On Sunday Pope John Paul canonised 120 Chinese and foreign missionaries killed in the church's five-century - and ongoing - struggle in China.
    China's Communist government, stung by the decision to hold the ceremony on the country's national day, called the martyrs "evildoing sinners" and their canonisation "an open insult".
    It said naming of the church's first Chinese saints threatened to worsen already difficult relations with China. The date of the canonisations was particularly enraging to China - falling on China's National Day celebrating 51 years of communist rule.
    The Vatican has denied that Sunday's ceremony was politically motivated. Vatican officials say Sunday was chosen, not because it was China's National Day, but because it marks the feast of Saint Therese of Lisieux, patron saint of missionaries.
    "The church only intends to recognise that those martyrs are an example of courage and coherence for all of us, and give honour to the noble Chinese people," Pope John Paul told a crowd which thronged St. Peter's Square on a rainy morning.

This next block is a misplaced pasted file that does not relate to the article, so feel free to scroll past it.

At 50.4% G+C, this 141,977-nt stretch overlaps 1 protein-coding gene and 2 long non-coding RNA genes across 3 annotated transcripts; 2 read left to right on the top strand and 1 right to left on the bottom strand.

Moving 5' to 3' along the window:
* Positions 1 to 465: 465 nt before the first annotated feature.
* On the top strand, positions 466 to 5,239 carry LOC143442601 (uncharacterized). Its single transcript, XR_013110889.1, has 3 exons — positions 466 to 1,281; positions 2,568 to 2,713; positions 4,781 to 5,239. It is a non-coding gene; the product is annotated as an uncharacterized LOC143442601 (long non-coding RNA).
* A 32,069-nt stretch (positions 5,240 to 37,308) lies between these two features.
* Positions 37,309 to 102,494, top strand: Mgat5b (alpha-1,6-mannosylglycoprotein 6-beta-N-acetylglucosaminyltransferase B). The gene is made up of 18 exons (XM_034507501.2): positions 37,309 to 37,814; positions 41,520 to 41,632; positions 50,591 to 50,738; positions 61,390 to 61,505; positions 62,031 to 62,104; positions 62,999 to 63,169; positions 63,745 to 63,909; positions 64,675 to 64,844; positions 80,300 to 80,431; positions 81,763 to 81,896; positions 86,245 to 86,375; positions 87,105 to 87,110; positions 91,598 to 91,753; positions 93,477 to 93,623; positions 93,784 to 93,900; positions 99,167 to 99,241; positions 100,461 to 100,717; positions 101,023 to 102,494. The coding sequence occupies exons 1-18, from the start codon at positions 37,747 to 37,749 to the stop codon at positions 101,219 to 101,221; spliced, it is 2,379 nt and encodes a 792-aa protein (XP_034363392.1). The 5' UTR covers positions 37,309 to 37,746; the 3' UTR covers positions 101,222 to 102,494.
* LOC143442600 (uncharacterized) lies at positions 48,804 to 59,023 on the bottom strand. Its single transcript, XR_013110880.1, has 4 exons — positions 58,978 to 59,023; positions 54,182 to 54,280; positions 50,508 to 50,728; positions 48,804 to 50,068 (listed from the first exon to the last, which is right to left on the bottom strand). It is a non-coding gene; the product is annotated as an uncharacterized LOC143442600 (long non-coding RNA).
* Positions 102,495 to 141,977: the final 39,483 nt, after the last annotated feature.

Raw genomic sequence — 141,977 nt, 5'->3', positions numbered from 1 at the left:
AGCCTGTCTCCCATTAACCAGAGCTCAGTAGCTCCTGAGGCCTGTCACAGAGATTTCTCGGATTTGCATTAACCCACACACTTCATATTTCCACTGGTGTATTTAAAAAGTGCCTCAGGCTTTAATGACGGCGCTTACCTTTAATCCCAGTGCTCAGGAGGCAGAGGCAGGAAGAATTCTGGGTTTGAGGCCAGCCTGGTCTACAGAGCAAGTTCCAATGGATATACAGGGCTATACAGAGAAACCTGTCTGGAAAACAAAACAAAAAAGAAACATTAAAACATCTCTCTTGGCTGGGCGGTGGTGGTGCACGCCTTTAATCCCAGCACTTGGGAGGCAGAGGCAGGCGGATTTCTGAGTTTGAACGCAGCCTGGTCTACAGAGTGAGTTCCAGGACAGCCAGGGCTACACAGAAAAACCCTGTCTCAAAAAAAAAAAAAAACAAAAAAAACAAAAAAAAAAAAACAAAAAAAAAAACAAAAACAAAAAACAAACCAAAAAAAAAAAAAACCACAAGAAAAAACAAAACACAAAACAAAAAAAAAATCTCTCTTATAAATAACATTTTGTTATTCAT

However, the Holy Father did take note of Chinese Roman Catholics forced to worship in secret and unable to attend Sunday's ceremony.
    "I wish to assure you once more that I pray for you every day," he told his far-off followers.
    John Paul named three other new saints as well, all nuns: one-time socialite Katharine Drexel, who devoted her life and inheritance to founding schools for American Indians and blacks; one-time Sudanese slave Guiseppine Bahkita, and Maria Josefa del Corazon de Jesus Sancho de Guerra, the first saint of Spain's Basque people.
3 Oct 00

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